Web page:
3. Women cocoa farmers are growing as business owners and leaders.

Fairtrade Standards require equal treatment of women and men, and cooperatives must develop a gender policy to help guide their specific goals for including women as members and leaders. Women’s Committees within cooperatives are one way that women farmers can raise up issues and find solutions.

Through our WACP monitoring, we've established that many members of cocoa cooperatives in Ghana and Côte d'Ivoire believe in traditional gender roles. Both men and women (albeit women to a lesser extent) believe that men make better leaders.

In response we launched the Fairtrade Women’s School of Leadership in Côte d’Ivoire, which just graduated a new cohort of women cocoa farmers – and male allies – who are developing themselves as leaders within their organizations, and realizing their own economic empowerment. Graduates of the year-long programme, which now total more than 120, have skills in finance, negotiation and decision-making, among other topics, and develop their own income generation projects which their cooperatives support them to launch and maintain.

One recent graduate, Kouamé Aya Béatrice, is a cocoa farmer and member of ECAKOOG cooperative, mother of four and active in her community. Thanks to the Women’s School of Leadership, she sees a role for herself in her cooperative, especially in better managing its women's group. Now she doesn’t feel limited, especially in what she can achieve as a woman despite limited education: “I have learned that rights are not a function of whether you are literate or not.”

4. Farmers are making progress toward living incomes.

In West Africa, the majority of cocoa farmers still live in poverty, driven by many factors including small farm sizes, low productivity and low global prices. Even Fairtrade farmers are not immune, especially given that many cooperatives are only selling a portion of their harvest on Fairtrade terms and earning the accompanying Fairtrade Minimum Price and Premium.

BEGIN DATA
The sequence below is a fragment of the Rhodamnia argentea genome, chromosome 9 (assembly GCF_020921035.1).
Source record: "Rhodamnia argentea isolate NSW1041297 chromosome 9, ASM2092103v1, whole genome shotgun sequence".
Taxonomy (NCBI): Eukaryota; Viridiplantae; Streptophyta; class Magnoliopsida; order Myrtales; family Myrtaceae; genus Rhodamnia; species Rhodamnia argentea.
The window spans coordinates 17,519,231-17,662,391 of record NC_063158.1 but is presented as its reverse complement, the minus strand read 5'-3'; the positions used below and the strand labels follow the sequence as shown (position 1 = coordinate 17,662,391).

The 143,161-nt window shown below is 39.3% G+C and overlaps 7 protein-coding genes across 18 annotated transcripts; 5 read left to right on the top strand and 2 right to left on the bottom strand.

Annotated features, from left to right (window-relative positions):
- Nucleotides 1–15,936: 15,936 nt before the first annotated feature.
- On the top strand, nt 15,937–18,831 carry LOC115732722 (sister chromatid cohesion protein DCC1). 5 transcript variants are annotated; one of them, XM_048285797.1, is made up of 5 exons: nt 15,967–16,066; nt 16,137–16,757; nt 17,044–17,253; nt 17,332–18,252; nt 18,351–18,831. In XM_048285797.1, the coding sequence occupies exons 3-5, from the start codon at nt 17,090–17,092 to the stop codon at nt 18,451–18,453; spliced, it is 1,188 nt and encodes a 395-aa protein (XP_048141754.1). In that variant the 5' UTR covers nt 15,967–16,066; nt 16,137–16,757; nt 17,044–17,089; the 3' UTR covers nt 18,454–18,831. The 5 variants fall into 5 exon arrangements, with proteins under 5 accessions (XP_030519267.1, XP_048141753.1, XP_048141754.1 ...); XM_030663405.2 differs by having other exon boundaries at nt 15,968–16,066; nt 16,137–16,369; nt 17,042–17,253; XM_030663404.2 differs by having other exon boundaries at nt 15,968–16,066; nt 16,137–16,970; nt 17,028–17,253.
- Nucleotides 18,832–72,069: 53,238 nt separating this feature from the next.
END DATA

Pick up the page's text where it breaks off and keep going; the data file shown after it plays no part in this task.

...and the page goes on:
We’re committed to putting the pieces in place that will enable cocoa farmers to earn living incomes. We’ve set Fairtrade Living Income Reference Prices for cocoa in Côte d’Ivoire and Ghana, higher than our Minimum Price, which eight companies are voluntarily paying as part of innovative living income pilot projects.

The West Africa Cocoa Programme also contributes to farmers being able to improve their incomes, by assessing needs, expand to other income sources, and for cooperatives, using their Fairtrade Premium funds strategically to expand their business. This year we published a follow-up study of Ivorian cocoa farming households, which found that household incomes increased by 85 percent compared to our 2018 study. Read more.

“I own several farms, including eight hectares of cocoa trees, 2.5 hectares of rubber trees, some palm trees and food crops. Thanks to the guidance of my coach [trained by Fairtrade Africa staff], I understood that it was important to diversify my sources of income. I have also received some training on record-keeping. All this is very advantageous for me.” -- N’da Boa Kouassi, member of CAPRESSA cooperative in east Côte d’Ivoire

5. There’s a lot of deliciousness to choose from!

Fairtrade certified chocolate producers are found in more than 20 countries, primarily in West Africa but also in the Dominican Republic, Peru, Ecuador and more. Whether you’re looking for baking chocolate, cocoa power, or specialty origins, the more than 440,000 cocoa farmers represented in the Fairtrade system have you covered.

If you’re looking for Fairtrade chocolate in your country, check the website of your national Fairtrade organization, or the Fairtrade Finder on our website (filter for “cocoa” and “licensed” and search for your country).

Chocolate is delicious – but fair and sustainable chocolate tastes so much better. So grab your favourite Fairtrade chocolate today and enjoy!